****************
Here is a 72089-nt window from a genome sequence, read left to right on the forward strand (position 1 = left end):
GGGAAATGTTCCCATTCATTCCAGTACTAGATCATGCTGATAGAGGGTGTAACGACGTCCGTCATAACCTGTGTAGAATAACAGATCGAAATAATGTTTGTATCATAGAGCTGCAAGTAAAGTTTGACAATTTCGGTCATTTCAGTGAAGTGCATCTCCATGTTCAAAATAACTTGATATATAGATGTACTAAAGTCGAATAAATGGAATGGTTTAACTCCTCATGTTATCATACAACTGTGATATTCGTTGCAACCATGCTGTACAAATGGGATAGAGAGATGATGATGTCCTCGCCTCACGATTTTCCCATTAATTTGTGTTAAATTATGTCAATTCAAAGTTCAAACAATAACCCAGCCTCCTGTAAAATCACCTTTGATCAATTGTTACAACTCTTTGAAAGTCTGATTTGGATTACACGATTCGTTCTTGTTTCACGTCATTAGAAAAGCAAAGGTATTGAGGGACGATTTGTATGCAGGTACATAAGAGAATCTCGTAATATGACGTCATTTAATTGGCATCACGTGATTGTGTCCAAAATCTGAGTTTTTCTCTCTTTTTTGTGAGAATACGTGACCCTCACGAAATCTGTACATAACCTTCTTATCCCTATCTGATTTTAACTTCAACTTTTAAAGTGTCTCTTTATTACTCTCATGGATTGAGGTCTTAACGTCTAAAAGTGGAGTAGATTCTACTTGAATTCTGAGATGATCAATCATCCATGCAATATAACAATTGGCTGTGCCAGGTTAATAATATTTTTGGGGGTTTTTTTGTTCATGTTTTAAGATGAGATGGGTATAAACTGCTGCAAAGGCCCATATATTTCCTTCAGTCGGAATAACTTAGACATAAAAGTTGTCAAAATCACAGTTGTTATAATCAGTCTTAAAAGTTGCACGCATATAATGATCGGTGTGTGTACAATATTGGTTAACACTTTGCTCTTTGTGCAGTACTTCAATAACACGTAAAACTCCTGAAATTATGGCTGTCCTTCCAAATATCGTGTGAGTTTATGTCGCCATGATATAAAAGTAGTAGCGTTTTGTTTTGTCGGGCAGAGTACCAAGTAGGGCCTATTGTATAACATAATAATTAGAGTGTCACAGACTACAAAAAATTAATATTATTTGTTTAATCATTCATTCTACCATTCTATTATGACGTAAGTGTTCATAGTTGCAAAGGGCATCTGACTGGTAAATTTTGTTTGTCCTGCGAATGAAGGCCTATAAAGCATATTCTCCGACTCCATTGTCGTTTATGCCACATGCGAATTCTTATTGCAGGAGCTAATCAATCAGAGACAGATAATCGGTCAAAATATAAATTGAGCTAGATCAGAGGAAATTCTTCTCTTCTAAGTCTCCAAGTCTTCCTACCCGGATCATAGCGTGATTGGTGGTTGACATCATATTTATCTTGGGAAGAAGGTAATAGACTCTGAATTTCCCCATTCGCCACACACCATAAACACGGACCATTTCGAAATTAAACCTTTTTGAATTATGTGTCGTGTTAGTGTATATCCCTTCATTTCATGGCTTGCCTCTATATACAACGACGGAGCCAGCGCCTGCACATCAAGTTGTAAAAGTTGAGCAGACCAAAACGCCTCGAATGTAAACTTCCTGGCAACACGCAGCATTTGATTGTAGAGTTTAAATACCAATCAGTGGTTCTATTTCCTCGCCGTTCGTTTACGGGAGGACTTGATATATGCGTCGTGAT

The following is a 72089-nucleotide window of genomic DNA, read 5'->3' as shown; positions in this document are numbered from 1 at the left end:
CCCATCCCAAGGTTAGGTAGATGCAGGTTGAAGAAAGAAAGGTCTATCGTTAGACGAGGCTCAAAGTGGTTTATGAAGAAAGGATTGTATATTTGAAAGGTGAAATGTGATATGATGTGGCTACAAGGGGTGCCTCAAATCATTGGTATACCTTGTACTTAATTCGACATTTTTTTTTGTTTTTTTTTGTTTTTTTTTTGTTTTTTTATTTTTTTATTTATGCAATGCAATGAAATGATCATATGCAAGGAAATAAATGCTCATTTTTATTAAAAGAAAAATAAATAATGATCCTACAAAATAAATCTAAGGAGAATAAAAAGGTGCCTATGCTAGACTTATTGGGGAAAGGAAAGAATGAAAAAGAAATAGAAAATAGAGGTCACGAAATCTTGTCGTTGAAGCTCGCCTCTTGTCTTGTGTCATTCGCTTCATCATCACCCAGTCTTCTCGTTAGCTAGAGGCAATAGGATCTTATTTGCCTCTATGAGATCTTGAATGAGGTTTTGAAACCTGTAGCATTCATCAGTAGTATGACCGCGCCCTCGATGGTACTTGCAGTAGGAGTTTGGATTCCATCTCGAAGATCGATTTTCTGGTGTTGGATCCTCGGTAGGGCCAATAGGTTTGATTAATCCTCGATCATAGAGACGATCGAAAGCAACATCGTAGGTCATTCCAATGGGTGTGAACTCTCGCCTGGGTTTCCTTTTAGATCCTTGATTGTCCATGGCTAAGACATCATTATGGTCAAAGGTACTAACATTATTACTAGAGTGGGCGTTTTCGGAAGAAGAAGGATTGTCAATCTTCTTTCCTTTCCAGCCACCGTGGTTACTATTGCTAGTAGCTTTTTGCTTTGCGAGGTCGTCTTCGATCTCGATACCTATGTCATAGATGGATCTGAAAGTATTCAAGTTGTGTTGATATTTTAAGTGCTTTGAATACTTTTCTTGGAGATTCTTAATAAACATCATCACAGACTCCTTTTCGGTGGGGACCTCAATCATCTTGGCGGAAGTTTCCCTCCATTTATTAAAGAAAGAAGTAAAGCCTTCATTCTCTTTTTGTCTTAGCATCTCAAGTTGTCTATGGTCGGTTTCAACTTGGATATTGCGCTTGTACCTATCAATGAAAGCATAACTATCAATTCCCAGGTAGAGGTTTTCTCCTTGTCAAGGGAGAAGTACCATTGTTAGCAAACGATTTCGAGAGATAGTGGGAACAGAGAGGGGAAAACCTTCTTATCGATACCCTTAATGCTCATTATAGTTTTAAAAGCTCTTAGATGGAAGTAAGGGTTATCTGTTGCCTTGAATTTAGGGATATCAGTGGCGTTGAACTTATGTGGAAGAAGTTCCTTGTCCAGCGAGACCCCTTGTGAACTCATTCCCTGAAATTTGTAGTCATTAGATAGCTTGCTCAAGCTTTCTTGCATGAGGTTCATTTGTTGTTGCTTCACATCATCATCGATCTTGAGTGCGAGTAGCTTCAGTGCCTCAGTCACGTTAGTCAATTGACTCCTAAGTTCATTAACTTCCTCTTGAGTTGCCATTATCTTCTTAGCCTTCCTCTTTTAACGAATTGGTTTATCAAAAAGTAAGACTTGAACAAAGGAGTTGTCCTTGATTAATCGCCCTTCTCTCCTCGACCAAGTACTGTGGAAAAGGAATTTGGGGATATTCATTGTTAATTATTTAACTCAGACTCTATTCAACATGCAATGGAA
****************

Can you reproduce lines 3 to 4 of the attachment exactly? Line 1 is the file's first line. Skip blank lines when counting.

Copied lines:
The following is a 72089-nucleotide window of genomic DNA, read 5'->3' as shown; positions in this document are numbered from 1 at the left end:
CCCATCCCAAGGTTAGGTAGATGCAGGTTGAAGAAAGAAAGGTCTATCGTTAGACGAGGCTCAAAGTGGTTTATGAAGAAAGGATTGTATATTTGAAAGGTGAAATGTGATATGATGTGGCTACAAGGGGTGCCTCAAATCATTGGTATACCTTGTACTTAATTCGACATTTTTTTTTGTTTTTTTTTGTTTTTTTTTTGTTTTTTTATTTTTTTATTTATGCAATGCAATGAAATGATCATATGCAAGGAAATAAATGCTCATTTTTATTAAAAGAAAAATAAATAATGATCCTACAAAATAAATCTAAGGAGAATAAAAAGGTGCCTATGCTAGACTTATTGGGGAAAGGAAAGAATGAAAAAGAAATAGAAAATAGAGGTCACGAAATCTTGTCGTTGAAGCTCGCCTCTTGTCTTGTGTCATTCGCTTCATCATCACCCAGTCTTCTCGTTAGCTAGAGGCAATAGGATCTTATTTGCCTCTATGAGATCTTGAATGAGGTTTTGAAACCTGTAGCATTCATCAGTAGTATGACCGCGCCCTCGATGGTACTTGCAGTAGGAGTTTGGATTCCATCTCGAAGATCGATTTTCTGGTGTTGGATCCTCGGTAGGGCCAATAGGTTTGATTAATCCTCGATCATAGAGACGATCGAAAGCAACATCGTAGGTCATTCCAATGGGTGTGAACTCTCGCCTGGGTTTCCTTTTAGATCCTTGATTGTCCATGGCTAAGACATCATTATGGTCAAAGGTACTAACATTATTACTAGAGTGGGCGTTTTCGGAAGAAGAAGGATTGTCAATCTTCTTTCCTTTCCAGCCACCGTGGTTACTATTGCTAGTAGCTTTTTGCTTTGCGAGGTCGTCTTCGATCTCGATACCTATGTCATAGATGGATCTGAAAGTATTCAAGTTGTGTTGATATTTTAAGTGCTTTGAATACTTTTCTTGGAGATTCTTAATAAACATCATCACAGACTCCTTTTCGGTGGGGACCTCAATCATCTTGGCGGAAGTTTCCCTCCATTTATTAAAGAAAGAAGTAAAGCCTTCATTCTCTTTTTGTCTTAGCATCTCAAGTTGTCTATGGTCGGTTTCAACTTGGATATTGCGCTTGTACCTATCAATGAAAGCATAACTATCAATTCCCAGGTAGAGGTTTTCTCCTTGTCAAGGGAGAAGTACCATTGTTAGCAAACGATTTCGAGAGATAGTGGGAACAGAGAGGGGAAAACCTTCTTATCGATACCCTTAATGCTCATTATAGTTTTAAAAGCTCTTAGATGGAAGTAAGGGTTATCTGTTGCCTTGAATTTAGGGATATCAGTGGCGTTGAACTTATGTGGAAGAAGTTCCTTGTCCAGCGAGACCCCTTGTGAACTCATTCCCTGAAATTTGTAGTCATTAGATAGCTTGCTCAAGCTTTCTTGCATGAGGTTCATTTGTTGTTGCTTCACATCATCATCGATCTTGAGTGCGAGTAGCTTCAGTGCCTCAGTCACGTTAGTCAATTGACTCCTAAGTTCATTAACTTCCTCTTGAGTTGCCATTATCTTCTTAGCCTTCCTCTTTTAACGAATTGGTTTATCAAAAAGTAAGACTTGAACAAAGGAGTTGTCCTTGATTAATCGCCCTTCTCTCCTCGACCAAGTACTGTGGAAAAGGAATTTGGGGATATTCATTGTTAATTATTTAACTCAGACTCTATTCAACATGCAATGGAA